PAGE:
New Delhi: After the hamburger and dosa, economists have now turned to the thali to try and illustrate the impact of inflation on a nation’s life. Make that the nation’s dinner table.
It’s not quite a north-south divide in economic policymaking, but taking a cue from his predecessor and teacher Raghuram G. Rajan’s “Dosanomics", chief economic adviser Krishnamurthy Subramanian on Friday unveiled what he called “Thalinomics" in the Economic Survey for 2019-20.
Rajan’s view was simple: keeping inflation down matters more than low interest rates in deciding how many dosas end up on your dining table every year.
Arguably, Subramanian takes a slightly broader peek at the nation’s kitchen.
“What better way to make economics relate to the common person than something that (s)he encounters every day—a plate of food? Enter ‘Thalinomics: The economics of a plate of food in India’—an attempt to quantify what a common person pays for a Thali across India," says the Economic Survey 2019-20.
Indeed, Thalinomics may just evolve into India’s very own Big Mac Index, which informally measures the purchasing power parity of currencies of different countries through a price comparison of McDonald’s hamburger in the stated geographies.
“Has a Thali become more or less affordable? Has inflation in the price of a Thali increased or decreased? Is the inflation the same for a vegetarian Thali as for a non-vegetarian one? Is the inflation in the price of a Thali different across different states and regions in India? Which components account for the changes in the price of a Thali—the cereals, vegetables, pulses or the cost of fuel required for its preparation?" asked the Economic Survey presented in Parliament on Friday.
The short answer is that the price of a vegetarian thali—usually made up of staples, dal (pulses), a vegetable curry and dahi (curd)—increased last year after falling “significantly" for five years. Non-vegetarian savings were far less.
“Questions that can engage a dinner-table conversation in Lutyens Delhi or in a road-side Dhaba in the hinterland can now be answered and positions taken on either side of a ‘healthy’ debate. Using the dietary guidelines for Indians (National Institute of Nutrition, 2011), the price of Thalis are constructed.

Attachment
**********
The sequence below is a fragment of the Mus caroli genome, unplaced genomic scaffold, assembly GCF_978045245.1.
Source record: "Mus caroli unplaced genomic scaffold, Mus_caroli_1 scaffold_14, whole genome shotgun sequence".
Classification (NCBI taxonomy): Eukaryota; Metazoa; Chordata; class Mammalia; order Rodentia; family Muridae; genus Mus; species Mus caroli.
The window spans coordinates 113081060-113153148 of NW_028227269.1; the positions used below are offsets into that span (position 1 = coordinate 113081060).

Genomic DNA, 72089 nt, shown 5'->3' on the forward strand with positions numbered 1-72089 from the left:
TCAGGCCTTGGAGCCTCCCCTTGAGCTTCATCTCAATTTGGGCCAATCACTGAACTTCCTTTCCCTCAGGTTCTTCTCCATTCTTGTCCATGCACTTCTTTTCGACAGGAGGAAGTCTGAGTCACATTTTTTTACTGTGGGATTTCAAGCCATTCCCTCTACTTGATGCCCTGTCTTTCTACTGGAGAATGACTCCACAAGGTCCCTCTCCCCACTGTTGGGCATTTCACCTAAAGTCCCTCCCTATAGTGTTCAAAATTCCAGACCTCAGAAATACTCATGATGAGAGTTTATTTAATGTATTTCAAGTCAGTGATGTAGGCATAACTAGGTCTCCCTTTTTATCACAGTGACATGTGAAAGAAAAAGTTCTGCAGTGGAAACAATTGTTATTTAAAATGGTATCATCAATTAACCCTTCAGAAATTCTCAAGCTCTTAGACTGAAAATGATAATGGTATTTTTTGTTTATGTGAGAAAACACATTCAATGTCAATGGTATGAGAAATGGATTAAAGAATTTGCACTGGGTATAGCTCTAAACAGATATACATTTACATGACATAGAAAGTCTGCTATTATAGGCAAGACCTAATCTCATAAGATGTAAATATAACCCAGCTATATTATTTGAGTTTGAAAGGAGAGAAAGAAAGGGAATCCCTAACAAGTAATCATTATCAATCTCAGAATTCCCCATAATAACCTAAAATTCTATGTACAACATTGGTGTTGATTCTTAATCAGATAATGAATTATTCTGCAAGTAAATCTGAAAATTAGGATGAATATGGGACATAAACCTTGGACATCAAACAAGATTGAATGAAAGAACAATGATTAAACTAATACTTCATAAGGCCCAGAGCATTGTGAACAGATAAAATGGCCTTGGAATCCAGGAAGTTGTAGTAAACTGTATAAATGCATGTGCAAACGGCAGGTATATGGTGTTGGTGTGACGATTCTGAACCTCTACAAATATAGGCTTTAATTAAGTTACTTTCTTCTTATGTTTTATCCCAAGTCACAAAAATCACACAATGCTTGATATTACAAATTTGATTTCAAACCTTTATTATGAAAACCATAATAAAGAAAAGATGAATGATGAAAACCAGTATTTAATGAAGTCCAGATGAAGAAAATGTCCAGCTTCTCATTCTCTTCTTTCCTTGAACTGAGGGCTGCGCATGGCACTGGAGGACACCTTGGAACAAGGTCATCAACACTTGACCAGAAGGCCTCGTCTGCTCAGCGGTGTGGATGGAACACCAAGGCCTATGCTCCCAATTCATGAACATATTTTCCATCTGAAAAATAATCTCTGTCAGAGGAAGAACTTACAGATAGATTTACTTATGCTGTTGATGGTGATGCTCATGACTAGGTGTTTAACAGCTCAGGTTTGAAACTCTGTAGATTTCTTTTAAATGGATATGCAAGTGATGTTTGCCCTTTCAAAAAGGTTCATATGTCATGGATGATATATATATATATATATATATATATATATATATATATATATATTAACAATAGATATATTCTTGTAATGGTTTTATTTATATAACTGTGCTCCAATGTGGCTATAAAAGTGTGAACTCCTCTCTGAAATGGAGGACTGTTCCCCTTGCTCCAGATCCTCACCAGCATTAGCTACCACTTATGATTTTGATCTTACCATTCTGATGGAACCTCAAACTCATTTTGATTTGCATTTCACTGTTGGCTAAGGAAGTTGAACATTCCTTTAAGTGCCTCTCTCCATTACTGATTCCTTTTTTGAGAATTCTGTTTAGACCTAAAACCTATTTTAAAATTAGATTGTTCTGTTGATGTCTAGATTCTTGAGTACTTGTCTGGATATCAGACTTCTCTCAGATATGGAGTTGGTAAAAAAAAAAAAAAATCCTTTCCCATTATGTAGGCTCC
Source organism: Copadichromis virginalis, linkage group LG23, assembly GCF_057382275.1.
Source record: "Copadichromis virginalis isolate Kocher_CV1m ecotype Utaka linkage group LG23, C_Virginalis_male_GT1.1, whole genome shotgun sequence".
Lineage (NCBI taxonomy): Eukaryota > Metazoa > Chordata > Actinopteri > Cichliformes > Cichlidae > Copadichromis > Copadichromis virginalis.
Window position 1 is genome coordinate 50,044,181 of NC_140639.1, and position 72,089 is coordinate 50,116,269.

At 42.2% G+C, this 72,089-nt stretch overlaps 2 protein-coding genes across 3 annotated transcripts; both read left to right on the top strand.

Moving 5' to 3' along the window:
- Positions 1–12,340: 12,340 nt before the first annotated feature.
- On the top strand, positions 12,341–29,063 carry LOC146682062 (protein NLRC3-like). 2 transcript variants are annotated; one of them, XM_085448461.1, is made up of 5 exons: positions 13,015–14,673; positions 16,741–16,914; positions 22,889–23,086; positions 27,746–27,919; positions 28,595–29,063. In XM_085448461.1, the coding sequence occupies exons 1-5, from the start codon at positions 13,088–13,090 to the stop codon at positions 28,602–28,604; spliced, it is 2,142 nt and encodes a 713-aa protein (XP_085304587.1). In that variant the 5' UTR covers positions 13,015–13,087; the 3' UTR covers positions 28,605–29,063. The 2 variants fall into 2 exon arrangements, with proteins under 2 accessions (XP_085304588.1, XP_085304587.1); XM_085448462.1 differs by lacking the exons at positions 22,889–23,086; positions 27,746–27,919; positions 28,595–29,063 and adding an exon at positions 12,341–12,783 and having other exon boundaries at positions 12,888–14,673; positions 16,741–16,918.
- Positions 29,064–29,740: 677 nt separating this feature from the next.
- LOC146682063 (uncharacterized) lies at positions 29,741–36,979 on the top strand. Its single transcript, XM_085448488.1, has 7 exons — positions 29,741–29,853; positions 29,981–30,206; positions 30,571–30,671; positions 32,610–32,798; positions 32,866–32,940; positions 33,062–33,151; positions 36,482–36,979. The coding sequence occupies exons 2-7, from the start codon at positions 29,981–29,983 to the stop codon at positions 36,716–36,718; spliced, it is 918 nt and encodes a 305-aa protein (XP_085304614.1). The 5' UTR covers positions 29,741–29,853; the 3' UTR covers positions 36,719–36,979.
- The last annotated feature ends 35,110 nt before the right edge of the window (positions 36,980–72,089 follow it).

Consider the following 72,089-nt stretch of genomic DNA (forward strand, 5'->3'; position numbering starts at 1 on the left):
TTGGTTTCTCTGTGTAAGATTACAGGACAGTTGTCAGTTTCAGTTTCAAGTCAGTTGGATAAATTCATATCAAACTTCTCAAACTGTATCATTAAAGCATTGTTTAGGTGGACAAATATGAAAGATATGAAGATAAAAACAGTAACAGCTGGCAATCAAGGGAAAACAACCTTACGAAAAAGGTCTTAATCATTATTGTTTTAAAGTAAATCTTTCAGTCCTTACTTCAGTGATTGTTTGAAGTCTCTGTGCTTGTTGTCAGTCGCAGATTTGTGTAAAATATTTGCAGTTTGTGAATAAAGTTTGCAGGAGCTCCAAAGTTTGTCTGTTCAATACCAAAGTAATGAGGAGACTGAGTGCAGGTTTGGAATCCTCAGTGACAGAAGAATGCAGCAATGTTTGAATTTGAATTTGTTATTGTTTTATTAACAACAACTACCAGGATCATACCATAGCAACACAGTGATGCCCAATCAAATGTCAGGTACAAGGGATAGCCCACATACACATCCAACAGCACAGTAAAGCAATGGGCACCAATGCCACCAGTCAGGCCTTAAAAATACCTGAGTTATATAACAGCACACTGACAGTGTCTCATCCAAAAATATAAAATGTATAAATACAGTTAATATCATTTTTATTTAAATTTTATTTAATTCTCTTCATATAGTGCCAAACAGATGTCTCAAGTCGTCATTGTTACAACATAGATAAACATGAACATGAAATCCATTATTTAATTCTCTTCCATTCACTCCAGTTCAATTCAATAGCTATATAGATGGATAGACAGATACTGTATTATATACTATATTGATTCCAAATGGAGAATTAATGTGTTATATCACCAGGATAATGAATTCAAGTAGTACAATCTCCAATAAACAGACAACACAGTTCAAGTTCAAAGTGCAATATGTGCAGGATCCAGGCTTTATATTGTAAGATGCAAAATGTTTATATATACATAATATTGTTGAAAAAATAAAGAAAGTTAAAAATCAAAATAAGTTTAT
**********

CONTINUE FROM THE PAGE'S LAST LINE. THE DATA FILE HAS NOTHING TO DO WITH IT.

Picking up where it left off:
“Price data from the Consumer Price Index for Industrial Workers for around 80 centres in 25 States/UTs from April 2006 to October 2019 is used. Both across India and the four regions—North, South, East and West—it is found that the absolute prices of a vegetarian Thali have decreased significantly since 2015-16 though the price has increased in 2019," the CEA’s report card said.
“As a result, an average household of five individuals that eats two vegetarian Thalis a day gained around ₹10,887 on average per year while a non-vegetarian household gained ₹11,787, on average, per year. Using the annual earnings of an average industrial worker, it is found that affordability of vegetarian Thalis improved 29% from 2006-07 to 2019-20 while that for non-vegetarian Thalis improved by 18%," the Economic Survey added.
A quick comparison between India’ consumer price index (CPI) and wholesale price index (WPI) data is in order.
Mint columnist Himanshu, associate professor at Jawaharlal Nehru University recently wrote: “The consumer price index (CPI) rose 7.35% in December, hitting the highest since 2014 and crossing the threshold limit set by the Reserve Bank of India. Price pressures were high in both rural and urban areas, driven by food prices.
“Food price inflation surged to 14%, led by vegetables (60%), pulses (15%), meat and fish (9.6%), and eggs (8.8%). A similar picture emerged from the wholesale price index (WPI) data. While overall inflation, at 2.6%, is not very high, inflation in food articles at 13.2% is close to the CPI rate. The culprit again is food inflation, driven by vegetables (70%), cereals (7.7%), pulses (13.1%), and egg, meat and fish (6.2%)."